tion/initial concentration—C/Co) is given along the y
Tables 4 and 5 show the hydraulic characteristics of
each test sample for the undisturbed and remolded struc-
tures, respectively.
2.2.3. Deter mi n at ion of Trans po rt Parame t er s
Reference [33] developed a one-dimensional analytical
solution (1D) for the flow in homogenous and saturated
soils using both initial and boundary conditions: C (x, 0)
= 0 for x 0; C (0, t) = Co for t 0; C (, t)/ (t) = 0 for
t 0. The Equation (1) shows the analytical solution for
a reactive solute for the occurrence of delay biophysical-
chemical processes. In the equation, C/Co is the ratio be-
tween measured percolated effluent concentration and
the initial concentration, erfc is a function of the supple-
mentary error, Rd is the delay factor, L is the one-di-
mensional flow distance given by the height of the test
sample, vs is the percolation speed, t is the time of the
test, and Dh is the hydrodynamic dispersion coefficient.
To determine the Dh parameter, a theoretical curve
was adjusted at experimental transport curve (break-
Table 4. Hydraulic characteristics of test samples with un-
disturbed structure .
Test k (cm·s–1) vs (cm·s–1)
1 5.90 × 10–04 7.66 × 10–03
2 3.70 × 10–04 6.92 × 10–03
3 1.40 × 10–04 3.24 × 10–03
Table 5. Hydraulic characteristics of test samples with
remolded structure.
Test k (cm·s–1) vs (cm·s–1)
4 8.07 × 10–05 2.78 × 10–03
5 1.42 × 10–04 2.92 × 10–03
6 2.76 × 10–04 6.77 × 10–03
through) from column test by the Ogata and Banks solu-
tion Equation (1). To generate a theoretical curve, the
C/Co values were found by establishing different time
ranges (t), the height of the test sample (or the flow dis-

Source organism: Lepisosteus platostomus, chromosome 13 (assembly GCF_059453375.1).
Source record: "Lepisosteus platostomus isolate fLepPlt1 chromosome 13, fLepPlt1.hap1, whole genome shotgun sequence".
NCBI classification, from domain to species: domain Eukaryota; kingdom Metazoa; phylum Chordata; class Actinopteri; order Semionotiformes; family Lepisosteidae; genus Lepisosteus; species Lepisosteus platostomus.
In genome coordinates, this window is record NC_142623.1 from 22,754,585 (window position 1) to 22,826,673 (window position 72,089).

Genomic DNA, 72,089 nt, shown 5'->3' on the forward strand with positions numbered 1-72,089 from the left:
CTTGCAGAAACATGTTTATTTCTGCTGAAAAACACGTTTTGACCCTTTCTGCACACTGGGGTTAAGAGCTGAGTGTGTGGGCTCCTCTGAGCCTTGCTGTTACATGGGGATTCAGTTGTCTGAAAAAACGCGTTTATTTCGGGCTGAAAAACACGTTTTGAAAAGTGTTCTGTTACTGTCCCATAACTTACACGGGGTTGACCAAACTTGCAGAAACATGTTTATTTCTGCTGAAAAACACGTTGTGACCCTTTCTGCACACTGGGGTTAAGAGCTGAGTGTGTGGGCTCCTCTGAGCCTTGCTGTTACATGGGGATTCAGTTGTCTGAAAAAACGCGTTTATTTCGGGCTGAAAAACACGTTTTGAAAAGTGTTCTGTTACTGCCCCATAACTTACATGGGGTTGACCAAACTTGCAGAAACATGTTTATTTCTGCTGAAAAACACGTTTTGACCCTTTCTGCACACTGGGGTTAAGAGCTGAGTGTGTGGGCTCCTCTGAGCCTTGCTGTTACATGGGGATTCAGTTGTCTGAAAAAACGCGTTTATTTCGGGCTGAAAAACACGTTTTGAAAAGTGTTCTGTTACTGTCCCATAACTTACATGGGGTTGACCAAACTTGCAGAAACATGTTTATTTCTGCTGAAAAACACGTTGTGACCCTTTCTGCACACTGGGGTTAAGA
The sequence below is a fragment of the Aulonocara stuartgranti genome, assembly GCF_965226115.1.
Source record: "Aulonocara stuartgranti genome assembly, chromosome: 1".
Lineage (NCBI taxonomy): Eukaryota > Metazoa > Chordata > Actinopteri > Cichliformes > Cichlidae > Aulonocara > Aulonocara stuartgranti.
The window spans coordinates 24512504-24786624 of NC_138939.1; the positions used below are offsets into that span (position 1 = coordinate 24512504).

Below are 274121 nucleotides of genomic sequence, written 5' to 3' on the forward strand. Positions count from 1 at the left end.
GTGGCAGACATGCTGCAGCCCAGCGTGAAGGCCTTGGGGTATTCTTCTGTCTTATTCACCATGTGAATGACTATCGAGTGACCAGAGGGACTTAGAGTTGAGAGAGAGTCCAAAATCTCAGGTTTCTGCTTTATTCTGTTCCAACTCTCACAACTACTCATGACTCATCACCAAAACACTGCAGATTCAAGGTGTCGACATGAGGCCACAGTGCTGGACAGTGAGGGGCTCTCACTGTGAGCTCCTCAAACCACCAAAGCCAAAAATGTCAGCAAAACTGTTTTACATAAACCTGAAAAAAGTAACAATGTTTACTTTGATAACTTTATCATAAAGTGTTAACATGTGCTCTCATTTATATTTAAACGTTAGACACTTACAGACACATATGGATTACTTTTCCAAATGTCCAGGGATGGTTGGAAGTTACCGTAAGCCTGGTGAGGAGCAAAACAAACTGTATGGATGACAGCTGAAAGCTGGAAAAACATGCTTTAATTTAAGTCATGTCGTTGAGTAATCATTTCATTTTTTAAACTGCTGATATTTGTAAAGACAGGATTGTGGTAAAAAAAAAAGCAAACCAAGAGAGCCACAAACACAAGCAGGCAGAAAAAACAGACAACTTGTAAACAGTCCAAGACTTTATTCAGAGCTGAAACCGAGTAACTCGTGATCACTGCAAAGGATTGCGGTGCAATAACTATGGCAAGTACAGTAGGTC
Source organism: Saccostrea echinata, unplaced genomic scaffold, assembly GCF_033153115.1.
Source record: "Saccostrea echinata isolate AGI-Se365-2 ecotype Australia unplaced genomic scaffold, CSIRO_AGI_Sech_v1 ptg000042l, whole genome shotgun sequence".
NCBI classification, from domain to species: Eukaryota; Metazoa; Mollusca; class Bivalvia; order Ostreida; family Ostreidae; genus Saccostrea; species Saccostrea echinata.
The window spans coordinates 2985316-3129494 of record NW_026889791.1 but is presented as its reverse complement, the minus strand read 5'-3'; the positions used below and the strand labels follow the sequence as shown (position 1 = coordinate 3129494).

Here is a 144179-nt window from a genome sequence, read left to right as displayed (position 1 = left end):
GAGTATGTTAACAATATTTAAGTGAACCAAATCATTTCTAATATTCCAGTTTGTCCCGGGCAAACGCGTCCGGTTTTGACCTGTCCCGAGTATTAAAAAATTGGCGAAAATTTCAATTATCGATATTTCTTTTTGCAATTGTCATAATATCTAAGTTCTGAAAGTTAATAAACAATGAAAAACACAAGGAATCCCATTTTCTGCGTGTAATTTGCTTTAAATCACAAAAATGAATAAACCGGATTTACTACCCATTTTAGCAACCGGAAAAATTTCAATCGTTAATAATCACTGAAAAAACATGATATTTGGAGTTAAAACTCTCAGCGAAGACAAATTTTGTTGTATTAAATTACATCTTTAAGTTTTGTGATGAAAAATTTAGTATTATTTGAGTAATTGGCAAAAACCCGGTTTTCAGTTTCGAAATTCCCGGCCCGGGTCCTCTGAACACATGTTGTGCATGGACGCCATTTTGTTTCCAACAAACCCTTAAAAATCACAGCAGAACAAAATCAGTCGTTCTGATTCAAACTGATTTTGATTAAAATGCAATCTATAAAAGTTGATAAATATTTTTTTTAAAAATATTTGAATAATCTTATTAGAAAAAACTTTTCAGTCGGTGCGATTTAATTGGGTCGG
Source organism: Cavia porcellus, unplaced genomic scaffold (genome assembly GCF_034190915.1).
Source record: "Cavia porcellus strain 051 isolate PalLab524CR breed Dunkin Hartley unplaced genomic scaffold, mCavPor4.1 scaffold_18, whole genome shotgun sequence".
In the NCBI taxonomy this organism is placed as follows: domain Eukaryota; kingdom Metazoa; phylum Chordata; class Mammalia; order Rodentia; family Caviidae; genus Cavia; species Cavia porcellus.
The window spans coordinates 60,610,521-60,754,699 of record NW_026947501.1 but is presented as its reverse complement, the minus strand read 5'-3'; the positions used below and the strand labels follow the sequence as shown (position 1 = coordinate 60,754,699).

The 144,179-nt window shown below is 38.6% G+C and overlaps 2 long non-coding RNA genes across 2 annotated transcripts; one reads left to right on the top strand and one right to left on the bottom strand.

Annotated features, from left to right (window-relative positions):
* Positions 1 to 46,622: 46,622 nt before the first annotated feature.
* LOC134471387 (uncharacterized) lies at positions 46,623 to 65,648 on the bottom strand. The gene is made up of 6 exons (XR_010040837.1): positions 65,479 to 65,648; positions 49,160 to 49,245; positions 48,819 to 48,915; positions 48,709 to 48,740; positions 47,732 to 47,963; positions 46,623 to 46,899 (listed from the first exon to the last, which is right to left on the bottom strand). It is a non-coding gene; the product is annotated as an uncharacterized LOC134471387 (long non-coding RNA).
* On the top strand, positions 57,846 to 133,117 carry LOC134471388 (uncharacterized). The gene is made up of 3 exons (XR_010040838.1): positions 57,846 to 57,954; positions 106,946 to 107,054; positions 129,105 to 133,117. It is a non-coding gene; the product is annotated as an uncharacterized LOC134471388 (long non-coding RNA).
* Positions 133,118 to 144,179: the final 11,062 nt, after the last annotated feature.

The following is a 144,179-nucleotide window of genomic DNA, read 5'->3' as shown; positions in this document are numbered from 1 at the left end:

tance along x (L)), the percolation speed (vs) and the
parameters Rd. The Rd parameter was obtained from a
method given by [18], which defines the area above the
transport curve as a value corresponding to Rd.
dssd s
hd hd
= erfc+experfc
2DRt 2DRt
 
 
 
 
The kd coefficient was obtained using a linear rela-
tionship between the mass absorbed by a unit of solid
mass and the concentration of the substance in the solu-
tion when the soil is saturated, which was determined
after equilibrium was reached. The parameter kd was
determined according to Equation (2), where: Rd is the
delay factor, ρs is the specific soil dry mass, and n is the
porosity of the test sample [23].
k= n
ρ (2)
3. Results
3.1. Column Tests
Figures 1 to 4 show some results of columns tests with
the adjustments performed for the analysis of the trans-
port parameters for the residual soil. Only was showed
the best adjustments results for each soil structure and
tested metal. However, these results are representative of
all tests, once the results were similar for each treatment.
opyright © 2011 SciRes. JEP
Metal Transport Parameters in Residual Soil with an Undisturbed and Remolded Structure Percolated
by an Acid Solution
Copyright © 2011 SciRes. JEP
Figure 1. Column test results and adjustment analysis for cadmium metal (a) undisturbed; (b) remolded structure.
Figure 2. Column test results and adjustment analysis for nickel metal (a) undisturbed; (b) rem olde d str uc ture .
Figure 3. Column test results and adjustment analysis for zinc metal (a) undisturbed; (b) remolded structure.